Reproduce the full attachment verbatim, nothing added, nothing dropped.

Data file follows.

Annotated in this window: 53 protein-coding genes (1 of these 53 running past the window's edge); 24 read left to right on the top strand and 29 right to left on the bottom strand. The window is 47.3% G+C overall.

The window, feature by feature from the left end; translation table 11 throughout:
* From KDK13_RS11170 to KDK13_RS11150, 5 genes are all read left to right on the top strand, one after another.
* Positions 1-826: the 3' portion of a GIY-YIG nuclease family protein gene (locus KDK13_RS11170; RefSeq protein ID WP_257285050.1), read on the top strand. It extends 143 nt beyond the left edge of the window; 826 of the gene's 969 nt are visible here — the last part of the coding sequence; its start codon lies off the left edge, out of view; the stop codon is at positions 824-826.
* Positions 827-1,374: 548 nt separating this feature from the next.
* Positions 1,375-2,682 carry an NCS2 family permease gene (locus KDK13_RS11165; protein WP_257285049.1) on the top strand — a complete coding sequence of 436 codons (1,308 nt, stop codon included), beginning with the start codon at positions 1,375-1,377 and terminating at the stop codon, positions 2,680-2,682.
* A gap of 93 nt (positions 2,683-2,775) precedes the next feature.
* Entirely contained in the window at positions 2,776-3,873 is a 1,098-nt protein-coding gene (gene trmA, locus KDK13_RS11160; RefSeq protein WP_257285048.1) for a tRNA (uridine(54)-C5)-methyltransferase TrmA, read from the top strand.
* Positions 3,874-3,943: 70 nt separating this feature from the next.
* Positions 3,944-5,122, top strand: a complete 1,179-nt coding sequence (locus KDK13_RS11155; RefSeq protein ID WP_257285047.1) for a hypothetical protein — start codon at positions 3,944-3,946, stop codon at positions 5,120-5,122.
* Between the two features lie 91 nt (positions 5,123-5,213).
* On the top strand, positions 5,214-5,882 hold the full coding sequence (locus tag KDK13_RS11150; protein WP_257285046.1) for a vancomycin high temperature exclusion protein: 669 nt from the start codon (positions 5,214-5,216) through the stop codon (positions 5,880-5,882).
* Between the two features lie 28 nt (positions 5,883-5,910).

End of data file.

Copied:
Annotated in this window: 53 protein-coding genes (1 of these 53 running past the window's edge); 24 read left to right on the top strand and 29 right to left on the bottom strand. The window is 47.3% G+C overall.

The window, feature by feature from the left end; translation table 11 throughout:
* From KDK13_RS11170 to KDK13_RS11150, 5 genes are all read left to right on the top strand, one after another.
* Positions 1-826: the 3' portion of a GIY-YIG nuclease family protein gene (locus KDK13_RS11170; RefSeq protein ID WP_257285050.1), read on the top strand. It extends 143 nt beyond the left edge of the window; 826 of the gene's 969 nt are visible here — the last part of the coding sequence; its start codon lies off the left edge, out of view; the stop codon is at positions 824-826.
* Positions 827-1,374: 548 nt separating this feature from the next.
* Positions 1,375-2,682 carry an NCS2 family permease gene (locus KDK13_RS11165; protein WP_257285049.1) on the top strand — a complete coding sequence of 436 codons (1,308 nt, stop codon included), beginning with the start codon at positions 1,375-1,377 and terminating at the stop codon, positions 2,680-2,682.
* A gap of 93 nt (positions 2,683-2,775) precedes the next feature.
* Entirely contained in the window at positions 2,776-3,873 is a 1,098-nt protein-coding gene (gene trmA, locus KDK13_RS11160; RefSeq protein WP_257285048.1) for a tRNA (uridine(54)-C5)-methyltransferase TrmA, read from the top strand.
* Positions 3,874-3,943: 70 nt separating this feature from the next.
* Positions 3,944-5,122, top strand: a complete 1,179-nt coding sequence (locus KDK13_RS11155; RefSeq protein ID WP_257285047.1) for a hypothetical protein — start codon at positions 3,944-3,946, stop codon at positions 5,120-5,122.
* Between the two features lie 91 nt (positions 5,123-5,213).
* On the top strand, positions 5,214-5,882 hold the full coding sequence (locus tag KDK13_RS11150; protein WP_257285046.1) for a vancomycin high temperature exclusion protein: 669 nt from the start codon (positions 5,214-5,216) through the stop codon (positions 5,880-5,882).
* Between the two features lie 28 nt (positions 5,883-5,910).